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Bookish and Black

I'm the gal who peaks over people's shoulders in search of the next good read.

Adultery Got Me Like

 The warnings signs were there and I willingly ignored em'-- I shouldn't've done that. Here was my logic: I read two novels by Coelho and loved them, so that pretty much means there's absolutely no way he'd write anything that sucks or could be described as pretentious and preachy (as many times as it was). The Alchemist and Down By The River Piedra... were the isht, so convincing myself damn near all of the reviewers on Goodreads were lying wasn't hard. Clearly, they were haters lacking the necessary depth to understand the story. I used my nifty Barnes and Noble membership (40% off baby!!!) and bought the book knowing it would be just as enjoyable as the others. Now I'm stuck with page after page of BLAH and nothing to keep me going other than the threat of not finishing my reading challenge and an unwillingness to waste 17 bucks.


The book, much like Linda it's protagonist, is suffering from a "lack of passion" among other things. She's got the perfect life, complete with a husband, kids, and all the money anyone could ask for. Unfortunately, none of this stops her from feeling disinterested in her life. The sexy front cover and first few pages would make one think Adultery is going to be the bomb...but it's bunk. Once you get passed the hilariously high levels of thirst Linda displays starting at page 24, there's really very little to keep a reader interested; you're kinda just dragging through her faux-reflection, boredom, and only mildly interesting flirtations with sadism. Even the chapters featuring her lover leave much to be desired. A typical chapter with the two of them consists of wine or tea drinking, philosophical mumbo-jumbo, and astrology. Like, seriously, who talks philosophy and astrology when you're supposed to be getting it in? Linda wastes a lot of time obsessing over the unhealthy thought process responsible for pulling her (and the novel) deeper into the mud. She toys with the idea of destroying another woman's life after some shade is thrown at a party, but who hasn't done that? Coelho tries to make things interesting by portraying Linda as a sort of mix between Frankenstein and his Monster, which is cool for a little while, but he ends up doing the most and beats you over the head with the same old cliches about darkness and light in everyone. Things get even worse when he tosses Linda headlong into the offices of three wack psychotherapists after she cooks up the dumbest revenge plot ever. I mean ever. I'm not gonna go into it, but I will mention he uses a Cuban shaman to co-sign her tom-foolery. Really?!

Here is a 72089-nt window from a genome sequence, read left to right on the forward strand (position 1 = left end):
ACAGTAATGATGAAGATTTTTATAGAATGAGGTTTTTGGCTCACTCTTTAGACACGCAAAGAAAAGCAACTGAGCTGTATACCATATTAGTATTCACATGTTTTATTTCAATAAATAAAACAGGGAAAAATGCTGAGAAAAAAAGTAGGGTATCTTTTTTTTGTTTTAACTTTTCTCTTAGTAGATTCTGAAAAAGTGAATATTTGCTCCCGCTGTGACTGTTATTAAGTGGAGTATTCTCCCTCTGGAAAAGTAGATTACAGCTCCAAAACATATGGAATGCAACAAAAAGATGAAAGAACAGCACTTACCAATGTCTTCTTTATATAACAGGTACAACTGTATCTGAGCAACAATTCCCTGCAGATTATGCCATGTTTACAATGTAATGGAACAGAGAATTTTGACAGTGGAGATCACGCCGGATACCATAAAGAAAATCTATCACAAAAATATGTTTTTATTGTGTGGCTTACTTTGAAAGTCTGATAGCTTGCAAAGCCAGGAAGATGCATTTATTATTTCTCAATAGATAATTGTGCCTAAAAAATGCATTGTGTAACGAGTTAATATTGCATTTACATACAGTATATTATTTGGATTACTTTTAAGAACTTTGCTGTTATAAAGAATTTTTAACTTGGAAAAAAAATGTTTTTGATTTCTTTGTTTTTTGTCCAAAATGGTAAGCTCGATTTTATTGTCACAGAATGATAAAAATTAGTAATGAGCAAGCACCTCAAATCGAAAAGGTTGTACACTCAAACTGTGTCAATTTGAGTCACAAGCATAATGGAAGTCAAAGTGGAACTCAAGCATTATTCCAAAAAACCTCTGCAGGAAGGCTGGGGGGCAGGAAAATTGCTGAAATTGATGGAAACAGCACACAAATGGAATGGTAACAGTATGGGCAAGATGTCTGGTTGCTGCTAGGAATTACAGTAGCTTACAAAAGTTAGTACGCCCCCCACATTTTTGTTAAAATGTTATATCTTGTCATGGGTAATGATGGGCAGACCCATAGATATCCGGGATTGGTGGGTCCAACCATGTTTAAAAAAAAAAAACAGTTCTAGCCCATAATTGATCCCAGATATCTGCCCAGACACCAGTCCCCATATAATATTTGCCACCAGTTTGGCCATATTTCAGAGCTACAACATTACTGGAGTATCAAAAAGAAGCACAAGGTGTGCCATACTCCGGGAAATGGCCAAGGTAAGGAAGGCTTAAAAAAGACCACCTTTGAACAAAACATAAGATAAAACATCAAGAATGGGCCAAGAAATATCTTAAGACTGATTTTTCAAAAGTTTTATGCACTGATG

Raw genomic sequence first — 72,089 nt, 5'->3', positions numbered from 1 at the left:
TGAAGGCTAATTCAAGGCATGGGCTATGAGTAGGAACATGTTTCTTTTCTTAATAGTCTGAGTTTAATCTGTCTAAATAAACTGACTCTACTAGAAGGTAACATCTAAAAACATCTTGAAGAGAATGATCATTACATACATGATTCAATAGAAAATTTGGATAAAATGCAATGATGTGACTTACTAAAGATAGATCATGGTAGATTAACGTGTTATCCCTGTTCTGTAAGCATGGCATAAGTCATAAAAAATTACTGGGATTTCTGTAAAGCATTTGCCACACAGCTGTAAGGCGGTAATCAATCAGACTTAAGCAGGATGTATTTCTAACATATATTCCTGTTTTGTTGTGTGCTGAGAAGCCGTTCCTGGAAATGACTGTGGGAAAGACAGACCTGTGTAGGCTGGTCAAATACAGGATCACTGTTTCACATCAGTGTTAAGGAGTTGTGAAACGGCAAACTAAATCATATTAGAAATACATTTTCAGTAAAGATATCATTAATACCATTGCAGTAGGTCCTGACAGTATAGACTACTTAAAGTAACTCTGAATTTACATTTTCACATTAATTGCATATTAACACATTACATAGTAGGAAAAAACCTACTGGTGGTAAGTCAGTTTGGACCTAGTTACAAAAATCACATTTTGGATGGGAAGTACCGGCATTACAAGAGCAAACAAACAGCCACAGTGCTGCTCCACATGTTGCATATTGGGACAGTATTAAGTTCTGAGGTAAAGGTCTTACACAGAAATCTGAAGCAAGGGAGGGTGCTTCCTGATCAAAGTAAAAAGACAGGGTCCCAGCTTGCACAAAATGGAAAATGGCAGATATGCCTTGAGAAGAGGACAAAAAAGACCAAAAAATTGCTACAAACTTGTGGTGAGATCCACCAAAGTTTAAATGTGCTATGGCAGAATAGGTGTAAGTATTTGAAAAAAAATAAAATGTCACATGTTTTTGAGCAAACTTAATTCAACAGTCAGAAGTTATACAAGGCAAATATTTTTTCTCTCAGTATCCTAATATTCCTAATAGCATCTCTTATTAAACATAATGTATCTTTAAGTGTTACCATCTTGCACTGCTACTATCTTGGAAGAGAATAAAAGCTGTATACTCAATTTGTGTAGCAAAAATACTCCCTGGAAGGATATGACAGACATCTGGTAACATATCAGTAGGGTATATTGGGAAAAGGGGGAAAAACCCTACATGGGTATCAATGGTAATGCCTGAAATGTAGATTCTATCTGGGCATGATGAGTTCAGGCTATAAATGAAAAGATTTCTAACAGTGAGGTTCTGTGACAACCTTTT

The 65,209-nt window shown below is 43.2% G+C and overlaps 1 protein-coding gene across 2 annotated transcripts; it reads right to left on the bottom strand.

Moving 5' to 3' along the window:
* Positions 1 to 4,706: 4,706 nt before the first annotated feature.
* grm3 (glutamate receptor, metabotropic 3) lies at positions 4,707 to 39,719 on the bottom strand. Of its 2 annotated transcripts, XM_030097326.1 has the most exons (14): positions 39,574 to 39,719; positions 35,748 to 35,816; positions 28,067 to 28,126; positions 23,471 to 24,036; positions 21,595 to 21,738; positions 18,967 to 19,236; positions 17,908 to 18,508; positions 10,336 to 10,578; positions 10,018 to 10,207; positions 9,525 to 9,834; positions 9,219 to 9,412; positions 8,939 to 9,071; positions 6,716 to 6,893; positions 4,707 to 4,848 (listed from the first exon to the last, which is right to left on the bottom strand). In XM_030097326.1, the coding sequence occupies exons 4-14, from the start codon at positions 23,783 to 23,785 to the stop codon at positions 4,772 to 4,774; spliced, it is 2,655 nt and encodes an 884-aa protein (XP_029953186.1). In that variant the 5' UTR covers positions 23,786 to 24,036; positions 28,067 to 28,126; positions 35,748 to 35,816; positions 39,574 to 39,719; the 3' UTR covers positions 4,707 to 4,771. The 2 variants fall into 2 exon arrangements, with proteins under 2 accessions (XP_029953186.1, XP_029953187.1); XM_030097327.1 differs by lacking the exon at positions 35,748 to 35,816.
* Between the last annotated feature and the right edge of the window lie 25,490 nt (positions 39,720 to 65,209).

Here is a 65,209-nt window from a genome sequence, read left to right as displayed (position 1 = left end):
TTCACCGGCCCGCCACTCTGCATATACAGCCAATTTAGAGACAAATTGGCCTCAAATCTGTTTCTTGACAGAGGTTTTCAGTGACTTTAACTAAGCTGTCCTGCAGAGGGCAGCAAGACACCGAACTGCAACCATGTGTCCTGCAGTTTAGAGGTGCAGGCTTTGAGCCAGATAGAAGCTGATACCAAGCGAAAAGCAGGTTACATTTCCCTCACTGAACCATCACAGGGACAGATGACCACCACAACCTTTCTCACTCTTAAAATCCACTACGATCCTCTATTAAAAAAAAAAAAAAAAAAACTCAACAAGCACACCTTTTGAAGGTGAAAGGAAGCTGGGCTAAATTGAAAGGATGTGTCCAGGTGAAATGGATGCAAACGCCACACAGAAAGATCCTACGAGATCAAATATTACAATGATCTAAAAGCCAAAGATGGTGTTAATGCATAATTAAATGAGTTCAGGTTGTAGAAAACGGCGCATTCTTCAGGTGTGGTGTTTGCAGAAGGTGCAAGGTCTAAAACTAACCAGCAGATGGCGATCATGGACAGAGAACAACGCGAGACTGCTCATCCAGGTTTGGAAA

I wish I had more positive things to say about Adultery because I've loved other things by Coelho. He is a talented author. Maybe there's something great towards the end that will make all the rest of it worthwhile? Either that or I'll settle for being super glad to put it on my shelf. But in the meantime...